Osteoarthritis in your Pets


What is Osteoarthritis?

As your dog walks, runs and plays, opposing forces are created when their body weight pushes down against the ground. These forces are concentrated at the point where the two moving bones meet, the joint. Joints must effectively disperse these forces in order to protect the moving bones from damage, while at the same time allowing them the freedom of movement. Cartilage and synovial fluid are the two elements of a joint that allow this to happen.


Cartilage acts as a cushion between the joints, preventing the bones from rubbing together and acting as a shock absorber. It compresses and flattens to disperse the load evenly.

Synovial Fluid

The joint capsule contains synovial fluid which flows over the compressed cartilage allowing the two moving bones to glide over one another in a near frictionless movement. It lubricates the joint in a similar fashion to the way engine oil in a car lubricates the pistons as they move.

Osteoarthritis, sometimes simply referred to as arthritis, is a degenerative joint disease that results in the inability of cartilage and synovial fluid to effectively cushion and lubricate the joint during movement. The cartilage becomes stiff and brittle and eventually begins to crack and chip off. The cartilage fragments that break off cause the immune system to respond with pain and inflammation in an attempt to immobilise the dog and protect the joint from further damage.

The disease develops over a long period of time and only when the disease is well progressed do any symptoms begin to show. In the latter stages, osteoarthritis becomes a debilitating and painful disease that can greatly affect the quality of life of your dog. Unfortunately, it is one of the leading reasons that owners get their dogs euthanised, but there is plenty that owners can do to prevent the painful and debilitating effects of osteoarthritis.

A Joint Health Protection Program is recommended for dogs that have high risk of developing osteoarthritis. This will maintain healthy joints and help slow the progression of the disease for those dogs that may be in the early stages of osteoarthritis. A Joint Health Treatment Program is recommended for those dogs that are already exhibiting symptoms.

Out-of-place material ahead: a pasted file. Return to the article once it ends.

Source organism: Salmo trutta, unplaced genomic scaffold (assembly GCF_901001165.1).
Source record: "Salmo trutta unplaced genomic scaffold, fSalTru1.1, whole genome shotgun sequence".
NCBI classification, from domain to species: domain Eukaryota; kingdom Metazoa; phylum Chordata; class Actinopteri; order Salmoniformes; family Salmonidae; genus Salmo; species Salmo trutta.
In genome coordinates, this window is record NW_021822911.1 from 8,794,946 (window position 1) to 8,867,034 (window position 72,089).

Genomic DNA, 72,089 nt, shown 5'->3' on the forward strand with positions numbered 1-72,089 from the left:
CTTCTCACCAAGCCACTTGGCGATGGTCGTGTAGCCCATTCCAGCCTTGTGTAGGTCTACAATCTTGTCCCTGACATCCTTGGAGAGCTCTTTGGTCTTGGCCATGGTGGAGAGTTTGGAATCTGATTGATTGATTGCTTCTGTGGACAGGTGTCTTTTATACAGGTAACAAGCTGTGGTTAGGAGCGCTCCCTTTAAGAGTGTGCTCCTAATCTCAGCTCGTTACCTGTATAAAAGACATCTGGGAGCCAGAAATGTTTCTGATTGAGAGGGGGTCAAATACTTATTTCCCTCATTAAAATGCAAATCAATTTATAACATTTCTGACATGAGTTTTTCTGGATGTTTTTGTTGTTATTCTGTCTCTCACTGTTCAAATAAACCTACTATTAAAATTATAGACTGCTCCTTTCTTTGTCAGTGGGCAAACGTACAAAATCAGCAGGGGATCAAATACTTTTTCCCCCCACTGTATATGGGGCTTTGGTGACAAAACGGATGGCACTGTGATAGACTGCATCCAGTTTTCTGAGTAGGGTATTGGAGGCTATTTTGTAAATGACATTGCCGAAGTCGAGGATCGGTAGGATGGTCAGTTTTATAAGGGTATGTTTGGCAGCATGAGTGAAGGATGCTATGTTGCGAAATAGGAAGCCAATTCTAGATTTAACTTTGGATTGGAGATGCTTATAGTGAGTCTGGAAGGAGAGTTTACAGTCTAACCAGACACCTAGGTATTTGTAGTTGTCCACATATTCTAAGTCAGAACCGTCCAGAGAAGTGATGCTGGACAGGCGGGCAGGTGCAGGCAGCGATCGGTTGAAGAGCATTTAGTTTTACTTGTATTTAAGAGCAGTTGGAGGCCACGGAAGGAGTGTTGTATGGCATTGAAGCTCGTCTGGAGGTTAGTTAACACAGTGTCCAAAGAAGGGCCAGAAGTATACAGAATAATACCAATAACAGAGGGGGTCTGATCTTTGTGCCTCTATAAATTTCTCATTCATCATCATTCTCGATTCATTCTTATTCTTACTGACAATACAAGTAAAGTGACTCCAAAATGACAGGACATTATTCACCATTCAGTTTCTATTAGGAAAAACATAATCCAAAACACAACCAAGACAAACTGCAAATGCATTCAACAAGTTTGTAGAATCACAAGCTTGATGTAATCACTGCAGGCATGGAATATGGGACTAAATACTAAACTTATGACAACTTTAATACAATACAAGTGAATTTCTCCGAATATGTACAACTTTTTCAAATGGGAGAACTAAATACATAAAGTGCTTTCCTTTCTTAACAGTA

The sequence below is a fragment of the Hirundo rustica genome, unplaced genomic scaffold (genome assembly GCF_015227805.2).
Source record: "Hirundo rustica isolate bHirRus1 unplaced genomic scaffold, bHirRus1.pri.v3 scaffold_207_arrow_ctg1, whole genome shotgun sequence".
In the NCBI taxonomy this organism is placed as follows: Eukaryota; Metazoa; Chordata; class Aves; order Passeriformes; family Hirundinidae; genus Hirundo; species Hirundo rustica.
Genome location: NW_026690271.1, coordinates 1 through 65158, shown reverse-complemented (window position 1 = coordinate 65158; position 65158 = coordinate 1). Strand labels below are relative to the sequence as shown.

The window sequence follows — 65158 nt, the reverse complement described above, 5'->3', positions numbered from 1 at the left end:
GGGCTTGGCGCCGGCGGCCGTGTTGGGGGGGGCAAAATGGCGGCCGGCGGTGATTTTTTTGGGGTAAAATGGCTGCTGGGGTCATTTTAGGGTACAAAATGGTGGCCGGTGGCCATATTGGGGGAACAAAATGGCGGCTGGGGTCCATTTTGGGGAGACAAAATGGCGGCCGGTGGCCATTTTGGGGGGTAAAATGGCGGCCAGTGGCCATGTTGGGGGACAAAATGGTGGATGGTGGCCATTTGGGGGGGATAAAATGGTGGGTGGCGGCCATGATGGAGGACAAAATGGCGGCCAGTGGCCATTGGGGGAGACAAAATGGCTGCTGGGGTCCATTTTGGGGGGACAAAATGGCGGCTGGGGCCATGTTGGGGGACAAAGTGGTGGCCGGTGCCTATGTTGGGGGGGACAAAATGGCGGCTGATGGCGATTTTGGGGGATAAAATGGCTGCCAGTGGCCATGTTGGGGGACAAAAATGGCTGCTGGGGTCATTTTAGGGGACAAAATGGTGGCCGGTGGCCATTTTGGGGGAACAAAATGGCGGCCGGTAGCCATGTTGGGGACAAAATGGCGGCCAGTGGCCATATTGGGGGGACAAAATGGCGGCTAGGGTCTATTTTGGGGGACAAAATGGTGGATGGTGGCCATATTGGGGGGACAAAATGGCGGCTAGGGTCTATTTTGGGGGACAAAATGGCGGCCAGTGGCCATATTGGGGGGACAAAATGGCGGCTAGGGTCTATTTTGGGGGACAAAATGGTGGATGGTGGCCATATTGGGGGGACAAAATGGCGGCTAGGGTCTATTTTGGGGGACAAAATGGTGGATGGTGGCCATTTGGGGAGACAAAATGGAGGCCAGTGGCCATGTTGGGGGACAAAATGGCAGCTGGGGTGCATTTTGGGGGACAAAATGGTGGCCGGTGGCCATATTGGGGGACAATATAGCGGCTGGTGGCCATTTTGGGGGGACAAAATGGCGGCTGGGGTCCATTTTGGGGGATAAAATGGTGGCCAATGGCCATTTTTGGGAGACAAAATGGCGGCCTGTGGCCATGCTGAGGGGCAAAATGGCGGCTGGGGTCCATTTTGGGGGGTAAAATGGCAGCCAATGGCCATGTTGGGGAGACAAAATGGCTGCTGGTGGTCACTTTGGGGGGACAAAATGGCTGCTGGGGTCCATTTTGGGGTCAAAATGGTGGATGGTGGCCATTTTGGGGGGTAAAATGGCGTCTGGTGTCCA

What are the signs of Osteoarthritis?

Osteoarthritis is difficult to identify in its early stages. In the latter stages symptoms may include:

  • Limping or stiffness
  • Difficulty in getting up after resting
  • Difficulty in taking stairs or jumping in or out of a car or chair
  • Changes in character which may include aggression
  • Less energetic than normal
  • Loss of appetite
  • Painful, swollen or warm joints
  • Persistent licking of joints

If your dog exhibits any of these symptoms or you think they might be at risk of developing osteoarthritis contact us. We will develop a Joint Health Protection Program or Joint Health Treatment Program that is specifically tailored to your dog.

Is your dog at risk?

Many dogs will suffer from the painful symptoms of osteoarthritis as they get older. When most people think of osteoarthritis, they only think of older pets. While aging is commonly associated with osteoarthritis, there are other risk factors which contribute, making some dogs at a higher risk. Dogs that fall into the high risk categories below may develop osteoarthritis earlier in life and may develop painful symptoms at a very young age. If your dog falls into any of these risk categories, it is strongly recommended that you attend a Joint Health Consult to find out how to protect them today.

1) Breed / Genetic Predisposition

Some breeds are genetically pre-disposed to developing joint abnormalities, such as joint dysplasia which often leads to Osteoarthritis. The data in the table below reflects the common dog breeds that have a higher risk of developing Osteoarthritis.





German Shepherd

Old English Sheep Dog

Basset Hound

Shih Tzu


American Cocker Spaniel

Standard Schnauzer



French Poodle



Great Dane

Mini Poodle



Golden Retriever

Saint Bernard

Siberian Husky


Mixed Breeds



German Pointer



English Cocker Spaniel


2) Size

Large breeds are much more susceptible to the development of Osteoarthritis. This could be because their high body weight causes trauma and disruption to the joint which triggers Osteoarthritis. As the graph indicates; 45% of dogs with Osteoarthritis are large breeds, 28% are medium breeds and 27% are small breeds. This demonstrates that Osteoarthritis is still common in medium and small breeds.

3) Excess weight

Diet and weight play a key role in the development of Osteoarthritis in dogs. Overfeeding dogs causes an increase in body weight which can overload the skeleton and contribute to the development of joint damage and Osteoarthritis.

4) Joint Trauma / Injury

Joint trauma or joint surgery is a major predisposing risk factor in the later development of Osteoarthritis.

5) Age

It is expected that the chances of developing Osteoarthritis will increase with age. However, it is important to note that Osteoarthritis is not exclusively a disease that affects older dogs. You should consider protecting your dog from Osteoarthritis from the age 3-5 years.

If your dog is at risk of developing osteoarthritis contact us. We will develop a Proactive Joint Health Program or Treatment Joint Health Program that is specifically tailored to your dog.

Please note that the information and content of this newsletter is not provided by and does not reflect the views of Schering-Plough or Intervet/Schering-Plough Animal Health.